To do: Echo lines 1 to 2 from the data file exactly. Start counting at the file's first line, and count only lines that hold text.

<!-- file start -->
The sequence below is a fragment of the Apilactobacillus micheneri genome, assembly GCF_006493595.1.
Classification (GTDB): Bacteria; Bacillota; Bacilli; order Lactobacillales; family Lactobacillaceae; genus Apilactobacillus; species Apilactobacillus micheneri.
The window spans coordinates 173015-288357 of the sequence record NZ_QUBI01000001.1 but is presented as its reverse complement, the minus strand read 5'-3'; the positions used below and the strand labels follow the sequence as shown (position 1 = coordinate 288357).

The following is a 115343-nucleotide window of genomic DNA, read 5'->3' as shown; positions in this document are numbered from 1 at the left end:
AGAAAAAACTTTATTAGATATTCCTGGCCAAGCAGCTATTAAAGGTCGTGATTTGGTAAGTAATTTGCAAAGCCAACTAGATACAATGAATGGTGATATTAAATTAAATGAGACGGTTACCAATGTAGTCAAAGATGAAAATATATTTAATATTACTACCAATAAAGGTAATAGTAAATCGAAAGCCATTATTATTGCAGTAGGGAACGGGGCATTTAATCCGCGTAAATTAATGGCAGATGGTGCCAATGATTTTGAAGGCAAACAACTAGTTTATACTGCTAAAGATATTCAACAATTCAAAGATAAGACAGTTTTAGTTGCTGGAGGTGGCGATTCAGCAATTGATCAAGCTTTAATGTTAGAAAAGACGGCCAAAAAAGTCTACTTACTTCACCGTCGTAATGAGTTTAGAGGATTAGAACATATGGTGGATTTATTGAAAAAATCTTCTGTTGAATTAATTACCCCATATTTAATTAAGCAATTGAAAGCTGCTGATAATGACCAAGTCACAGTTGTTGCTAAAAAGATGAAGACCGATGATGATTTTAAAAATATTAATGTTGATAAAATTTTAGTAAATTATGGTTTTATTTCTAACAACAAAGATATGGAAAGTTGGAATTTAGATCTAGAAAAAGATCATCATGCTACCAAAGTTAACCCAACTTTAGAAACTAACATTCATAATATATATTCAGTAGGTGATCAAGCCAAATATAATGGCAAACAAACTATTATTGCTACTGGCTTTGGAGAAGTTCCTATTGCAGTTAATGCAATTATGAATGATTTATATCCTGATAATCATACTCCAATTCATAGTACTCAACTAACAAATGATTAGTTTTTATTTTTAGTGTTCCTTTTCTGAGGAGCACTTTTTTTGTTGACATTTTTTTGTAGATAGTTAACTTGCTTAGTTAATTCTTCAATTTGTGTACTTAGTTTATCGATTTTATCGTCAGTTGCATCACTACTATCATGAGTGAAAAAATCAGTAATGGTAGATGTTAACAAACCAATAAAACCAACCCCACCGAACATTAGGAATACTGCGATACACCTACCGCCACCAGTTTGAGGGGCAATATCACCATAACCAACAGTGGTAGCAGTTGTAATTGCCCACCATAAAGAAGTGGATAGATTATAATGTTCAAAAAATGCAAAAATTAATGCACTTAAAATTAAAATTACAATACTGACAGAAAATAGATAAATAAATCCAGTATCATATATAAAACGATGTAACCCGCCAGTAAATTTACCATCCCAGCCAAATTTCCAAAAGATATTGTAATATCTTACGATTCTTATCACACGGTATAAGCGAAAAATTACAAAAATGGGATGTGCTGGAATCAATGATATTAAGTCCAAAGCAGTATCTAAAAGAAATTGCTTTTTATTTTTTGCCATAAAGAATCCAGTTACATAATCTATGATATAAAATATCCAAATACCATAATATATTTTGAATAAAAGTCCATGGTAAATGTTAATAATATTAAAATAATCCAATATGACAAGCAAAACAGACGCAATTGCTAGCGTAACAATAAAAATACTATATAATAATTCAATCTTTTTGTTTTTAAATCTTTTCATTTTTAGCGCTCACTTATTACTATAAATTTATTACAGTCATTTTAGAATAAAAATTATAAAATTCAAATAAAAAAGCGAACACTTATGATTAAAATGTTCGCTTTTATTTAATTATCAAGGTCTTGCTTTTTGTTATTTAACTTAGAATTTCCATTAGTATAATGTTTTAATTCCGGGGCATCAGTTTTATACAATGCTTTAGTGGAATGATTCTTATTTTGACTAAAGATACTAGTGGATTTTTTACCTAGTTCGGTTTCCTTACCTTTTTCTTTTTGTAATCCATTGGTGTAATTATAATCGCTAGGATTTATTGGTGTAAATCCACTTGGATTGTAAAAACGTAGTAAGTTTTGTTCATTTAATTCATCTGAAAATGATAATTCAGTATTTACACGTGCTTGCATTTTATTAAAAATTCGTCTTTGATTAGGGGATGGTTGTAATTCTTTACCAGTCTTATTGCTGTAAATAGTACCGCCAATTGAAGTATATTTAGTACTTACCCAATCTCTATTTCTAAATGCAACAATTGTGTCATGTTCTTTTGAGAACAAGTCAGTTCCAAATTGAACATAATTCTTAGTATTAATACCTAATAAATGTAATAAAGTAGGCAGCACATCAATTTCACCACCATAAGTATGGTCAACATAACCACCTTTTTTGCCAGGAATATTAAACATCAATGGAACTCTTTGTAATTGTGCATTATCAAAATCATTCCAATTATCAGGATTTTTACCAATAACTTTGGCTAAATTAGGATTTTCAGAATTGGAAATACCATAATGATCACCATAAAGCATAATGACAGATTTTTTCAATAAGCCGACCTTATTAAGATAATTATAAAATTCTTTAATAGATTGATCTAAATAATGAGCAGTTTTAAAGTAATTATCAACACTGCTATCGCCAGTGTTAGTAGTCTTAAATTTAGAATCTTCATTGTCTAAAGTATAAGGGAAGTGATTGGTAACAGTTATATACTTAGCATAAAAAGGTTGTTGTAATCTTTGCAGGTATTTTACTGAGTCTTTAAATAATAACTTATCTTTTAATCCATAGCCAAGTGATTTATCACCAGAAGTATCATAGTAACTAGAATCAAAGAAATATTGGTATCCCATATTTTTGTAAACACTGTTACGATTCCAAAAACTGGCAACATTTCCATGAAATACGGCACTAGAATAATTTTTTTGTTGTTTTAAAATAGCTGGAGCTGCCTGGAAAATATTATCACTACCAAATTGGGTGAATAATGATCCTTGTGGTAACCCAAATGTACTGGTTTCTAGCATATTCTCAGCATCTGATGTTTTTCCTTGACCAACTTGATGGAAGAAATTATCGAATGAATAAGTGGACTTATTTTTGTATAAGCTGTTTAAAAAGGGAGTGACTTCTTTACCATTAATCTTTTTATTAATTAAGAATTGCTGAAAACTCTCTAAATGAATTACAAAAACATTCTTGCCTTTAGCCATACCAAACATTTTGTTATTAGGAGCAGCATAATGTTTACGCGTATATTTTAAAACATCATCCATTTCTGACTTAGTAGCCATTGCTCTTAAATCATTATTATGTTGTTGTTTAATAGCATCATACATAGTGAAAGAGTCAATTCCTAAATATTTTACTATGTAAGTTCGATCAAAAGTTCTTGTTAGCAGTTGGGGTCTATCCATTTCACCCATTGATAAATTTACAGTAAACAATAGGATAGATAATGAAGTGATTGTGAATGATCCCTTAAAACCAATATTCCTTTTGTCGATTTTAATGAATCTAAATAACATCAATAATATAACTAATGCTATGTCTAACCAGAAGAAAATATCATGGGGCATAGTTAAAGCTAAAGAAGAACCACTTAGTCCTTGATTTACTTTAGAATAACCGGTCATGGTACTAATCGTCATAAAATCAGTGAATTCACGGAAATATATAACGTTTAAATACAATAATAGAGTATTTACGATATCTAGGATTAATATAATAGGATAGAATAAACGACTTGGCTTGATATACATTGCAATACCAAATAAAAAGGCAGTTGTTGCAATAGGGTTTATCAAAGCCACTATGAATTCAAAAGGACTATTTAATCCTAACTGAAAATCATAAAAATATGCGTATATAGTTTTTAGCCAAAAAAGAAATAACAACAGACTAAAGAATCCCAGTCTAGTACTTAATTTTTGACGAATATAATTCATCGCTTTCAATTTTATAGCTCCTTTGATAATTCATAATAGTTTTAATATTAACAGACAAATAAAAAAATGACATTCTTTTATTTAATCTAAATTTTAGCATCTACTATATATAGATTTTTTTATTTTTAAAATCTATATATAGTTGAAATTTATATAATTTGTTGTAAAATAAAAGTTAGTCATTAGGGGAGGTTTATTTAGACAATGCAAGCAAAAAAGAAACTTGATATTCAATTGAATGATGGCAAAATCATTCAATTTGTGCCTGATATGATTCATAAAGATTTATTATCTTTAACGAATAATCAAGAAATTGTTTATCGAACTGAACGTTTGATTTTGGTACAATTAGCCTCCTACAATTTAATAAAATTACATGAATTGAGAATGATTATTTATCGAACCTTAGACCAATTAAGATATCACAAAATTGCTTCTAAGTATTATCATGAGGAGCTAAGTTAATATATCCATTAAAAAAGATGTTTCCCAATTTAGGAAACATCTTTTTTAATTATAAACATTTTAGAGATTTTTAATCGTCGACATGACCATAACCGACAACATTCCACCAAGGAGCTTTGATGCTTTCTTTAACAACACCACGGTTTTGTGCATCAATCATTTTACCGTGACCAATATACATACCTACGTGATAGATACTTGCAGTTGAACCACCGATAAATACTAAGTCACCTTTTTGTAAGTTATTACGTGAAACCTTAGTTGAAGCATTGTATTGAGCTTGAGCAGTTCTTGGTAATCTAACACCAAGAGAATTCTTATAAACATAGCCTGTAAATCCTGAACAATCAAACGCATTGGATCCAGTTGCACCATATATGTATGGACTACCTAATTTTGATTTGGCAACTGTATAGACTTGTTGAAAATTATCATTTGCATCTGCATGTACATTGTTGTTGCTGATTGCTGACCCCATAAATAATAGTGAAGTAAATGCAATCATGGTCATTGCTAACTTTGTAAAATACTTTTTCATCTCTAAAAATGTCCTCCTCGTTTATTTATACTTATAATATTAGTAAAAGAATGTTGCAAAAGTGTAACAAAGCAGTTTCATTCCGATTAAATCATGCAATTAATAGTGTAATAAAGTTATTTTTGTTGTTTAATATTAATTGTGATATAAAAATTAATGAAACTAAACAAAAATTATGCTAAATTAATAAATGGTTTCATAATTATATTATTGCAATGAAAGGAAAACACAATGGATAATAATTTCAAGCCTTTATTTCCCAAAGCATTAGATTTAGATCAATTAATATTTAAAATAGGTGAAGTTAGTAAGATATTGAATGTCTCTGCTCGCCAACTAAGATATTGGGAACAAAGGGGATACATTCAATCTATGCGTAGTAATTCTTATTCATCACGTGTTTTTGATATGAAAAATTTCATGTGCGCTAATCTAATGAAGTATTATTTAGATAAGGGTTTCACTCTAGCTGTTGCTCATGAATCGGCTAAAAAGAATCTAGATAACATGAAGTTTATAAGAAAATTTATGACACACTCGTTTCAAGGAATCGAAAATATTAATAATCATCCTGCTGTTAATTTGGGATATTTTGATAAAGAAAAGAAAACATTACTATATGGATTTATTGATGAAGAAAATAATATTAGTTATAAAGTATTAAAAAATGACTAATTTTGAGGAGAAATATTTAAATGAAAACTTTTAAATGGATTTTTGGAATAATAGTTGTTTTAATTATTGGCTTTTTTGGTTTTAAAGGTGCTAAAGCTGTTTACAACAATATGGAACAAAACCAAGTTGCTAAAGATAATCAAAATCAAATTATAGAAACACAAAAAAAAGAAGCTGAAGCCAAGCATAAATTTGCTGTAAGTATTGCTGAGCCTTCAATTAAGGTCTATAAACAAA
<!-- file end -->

The sequence below is a fragment of the Apilactobacillus micheneri genome, assembly GCF_006493595.1.
Classification (GTDB): Bacteria; Bacillota; Bacilli; order Lactobacillales; family Lactobacillaceae; genus Apilactobacillus; species Apilactobacillus micheneri.